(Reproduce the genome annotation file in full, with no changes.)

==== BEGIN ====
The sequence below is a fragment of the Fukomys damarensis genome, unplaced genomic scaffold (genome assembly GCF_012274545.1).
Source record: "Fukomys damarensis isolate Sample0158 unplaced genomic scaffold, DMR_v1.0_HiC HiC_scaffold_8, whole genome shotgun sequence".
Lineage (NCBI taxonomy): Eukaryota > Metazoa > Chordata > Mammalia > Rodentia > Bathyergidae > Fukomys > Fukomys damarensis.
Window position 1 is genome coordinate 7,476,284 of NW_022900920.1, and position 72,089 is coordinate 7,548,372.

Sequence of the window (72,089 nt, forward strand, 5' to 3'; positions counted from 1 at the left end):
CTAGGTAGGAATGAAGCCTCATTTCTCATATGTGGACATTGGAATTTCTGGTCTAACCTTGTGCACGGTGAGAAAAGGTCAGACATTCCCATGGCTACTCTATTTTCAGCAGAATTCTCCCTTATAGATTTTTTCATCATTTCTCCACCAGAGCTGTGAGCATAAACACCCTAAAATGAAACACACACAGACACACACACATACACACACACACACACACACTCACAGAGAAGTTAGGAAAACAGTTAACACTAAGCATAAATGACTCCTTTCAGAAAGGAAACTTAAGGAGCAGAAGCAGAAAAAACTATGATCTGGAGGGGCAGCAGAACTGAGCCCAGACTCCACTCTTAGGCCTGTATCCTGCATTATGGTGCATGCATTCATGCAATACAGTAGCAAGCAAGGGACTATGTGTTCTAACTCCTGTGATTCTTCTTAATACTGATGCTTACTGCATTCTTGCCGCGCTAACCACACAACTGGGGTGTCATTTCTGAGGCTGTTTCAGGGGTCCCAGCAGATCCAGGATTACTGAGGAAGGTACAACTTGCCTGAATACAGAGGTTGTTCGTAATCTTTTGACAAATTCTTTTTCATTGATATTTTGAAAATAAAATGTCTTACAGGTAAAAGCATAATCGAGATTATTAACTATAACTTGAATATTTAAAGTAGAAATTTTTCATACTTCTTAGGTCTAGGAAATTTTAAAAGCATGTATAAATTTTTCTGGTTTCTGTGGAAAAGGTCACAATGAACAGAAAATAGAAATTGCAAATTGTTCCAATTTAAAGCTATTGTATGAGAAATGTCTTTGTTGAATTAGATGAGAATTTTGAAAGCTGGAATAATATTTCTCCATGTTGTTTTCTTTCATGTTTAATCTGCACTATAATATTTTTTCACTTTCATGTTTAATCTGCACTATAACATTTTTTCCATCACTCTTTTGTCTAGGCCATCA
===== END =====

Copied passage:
The sequence below is a fragment of the Fukomys damarensis genome, unplaced genomic scaffold (genome assembly GCF_012274545.1).
Source record: "Fukomys damarensis isolate Sample0158 unplaced genomic scaffold, DMR_v1.0_HiC HiC_scaffold_8, whole genome shotgun sequence".
Lineage (NCBI taxonomy): Eukaryota > Metazoa > Chordata > Mammalia > Rodentia > Bathyergidae > Fukomys > Fukomys damarensis.
Window position 1 is genome coordinate 7,476,284 of NW_022900920.1, and position 72,089 is coordinate 7,548,372.

Sequence of the window (72,089 nt, forward strand, 5' to 3'; positions counted from 1 at the left end):
CTAGGTAGGAATGAAGCCTCATTTCTCATATGTGGACATTGGAATTTCTGGTCTAACCTTGTGCACGGTGAGAAAAGGTCAGACATTCCCATGGCTACTCTATTTTCAGCAGAATTCTCCCTTATAGATTTTTTCATCATTTCTCCACCAGAGCTGTGAGCATAAACACCCTAAAATGAAACACACACAGACACACACACATACACACACACACACACACACTCACAGAGAAGTTAGGAAAACAGTTAACACTAAGCATAAATGACTCCTTTCAGAAAGGAAACTTAAGGAGCAGAAGCAGAAAAAACTATGATCTGGAGGGGCAGCAGAACTGAGCCCAGACTCCACTCTTAGGCCTGTATCCTGCATTATGGTGCATGCATTCATGCAATACAGTAGCAAGCAAGGGACTATGTGTTCTAACTCCTGTGATTCTTCTTAATACTGATGCTTACTGCATTCTTGCCGCGCTAACCACACAACTGGGGTGTCATTTCTGAGGCTGTTTCAGGGGTCCCAGCAGATCCAGGATTACTGAGGAAGGTACAACTTGCCTGAATACAGAGGTTGTTCGTAATCTTTTGACAAATTCTTTTTCATTGATATTTTGAAAATAAAATGTCTTACAGGTAAAAGCATAATCGAGATTATTAACTATAACTTGAATATTTAAAGTAGAAATTTTTCATACTTCTTAGGTCTAGGAAATTTTAAAAGCATGTATAAATTTTTCTGGTTTCTGTGGAAAAGGTCACAATGAACAGAAAATAGAAATTGCAAATTGTTCCAATTTAAAGCTATTGTATGAGAAATGTCTTTGTTGAATTAGATGAGAATTTTGAAAGCTGGAATAATATTTCTCCATGTTGTTTTCTTTCATGTTTAATCTGCACTATAATATTTTTTCACTTTCATGTTTAATCTGCACTATAACATTTTTTCCATCACTCTTTTGTCTAGGCCATCA